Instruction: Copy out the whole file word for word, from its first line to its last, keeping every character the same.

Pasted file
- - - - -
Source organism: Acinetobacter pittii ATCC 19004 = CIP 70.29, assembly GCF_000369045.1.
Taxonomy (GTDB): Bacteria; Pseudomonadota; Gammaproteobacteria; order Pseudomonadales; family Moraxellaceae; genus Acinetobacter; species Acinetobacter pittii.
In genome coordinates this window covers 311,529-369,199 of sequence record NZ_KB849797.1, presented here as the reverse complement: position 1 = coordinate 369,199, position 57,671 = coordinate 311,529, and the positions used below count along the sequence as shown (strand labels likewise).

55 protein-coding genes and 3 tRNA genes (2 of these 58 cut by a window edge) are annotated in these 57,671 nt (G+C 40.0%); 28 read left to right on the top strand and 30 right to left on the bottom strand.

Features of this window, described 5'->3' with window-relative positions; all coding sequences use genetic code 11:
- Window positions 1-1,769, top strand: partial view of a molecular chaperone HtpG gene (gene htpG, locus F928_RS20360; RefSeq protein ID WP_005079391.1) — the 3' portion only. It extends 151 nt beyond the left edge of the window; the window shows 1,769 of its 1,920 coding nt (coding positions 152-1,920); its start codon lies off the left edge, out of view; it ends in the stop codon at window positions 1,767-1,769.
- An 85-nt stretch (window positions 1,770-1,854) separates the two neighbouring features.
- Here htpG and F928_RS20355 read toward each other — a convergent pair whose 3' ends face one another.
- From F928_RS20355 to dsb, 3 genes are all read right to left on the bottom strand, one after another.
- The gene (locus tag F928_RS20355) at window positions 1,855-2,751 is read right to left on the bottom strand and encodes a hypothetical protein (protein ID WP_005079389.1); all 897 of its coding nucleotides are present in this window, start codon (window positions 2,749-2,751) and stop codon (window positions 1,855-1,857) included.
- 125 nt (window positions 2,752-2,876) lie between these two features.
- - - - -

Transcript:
Source organism: Acinetobacter pittii ATCC 19004 = CIP 70.29, assembly GCF_000369045.1.
Taxonomy (GTDB): Bacteria; Pseudomonadota; Gammaproteobacteria; order Pseudomonadales; family Moraxellaceae; genus Acinetobacter; species Acinetobacter pittii.
In genome coordinates this window covers 311,529-369,199 of sequence record NZ_KB849797.1, presented here as the reverse complement: position 1 = coordinate 369,199, position 57,671 = coordinate 311,529, and the positions used below count along the sequence as shown (strand labels likewise).

55 protein-coding genes and 3 tRNA genes (2 of these 58 cut by a window edge) are annotated in these 57,671 nt (G+C 40.0%); 28 read left to right on the top strand and 30 right to left on the bottom strand.

Features of this window, described 5'->3' with window-relative positions; all coding sequences use genetic code 11:
- Window positions 1-1,769, top strand: partial view of a molecular chaperone HtpG gene (gene htpG, locus F928_RS20360; RefSeq protein ID WP_005079391.1) — the 3' portion only. It extends 151 nt beyond the left edge of the window; the window shows 1,769 of its 1,920 coding nt (coding positions 152-1,920); its start codon lies off the left edge, out of view; it ends in the stop codon at window positions 1,767-1,769.
- An 85-nt stretch (window positions 1,770-1,854) separates the two neighbouring features.
- Here htpG and F928_RS20355 read toward each other — a convergent pair whose 3' ends face one another.
- From F928_RS20355 to dsb, 3 genes are all read right to left on the bottom strand, one after another.
- The gene (locus tag F928_RS20355) at window positions 1,855-2,751 is read right to left on the bottom strand and encodes a hypothetical protein (protein ID WP_005079389.1); all 897 of its coding nucleotides are present in this window, start codon (window positions 2,749-2,751) and stop codon (window positions 1,855-1,857) included.
- 125 nt (window positions 2,752-2,876) lie between these two features.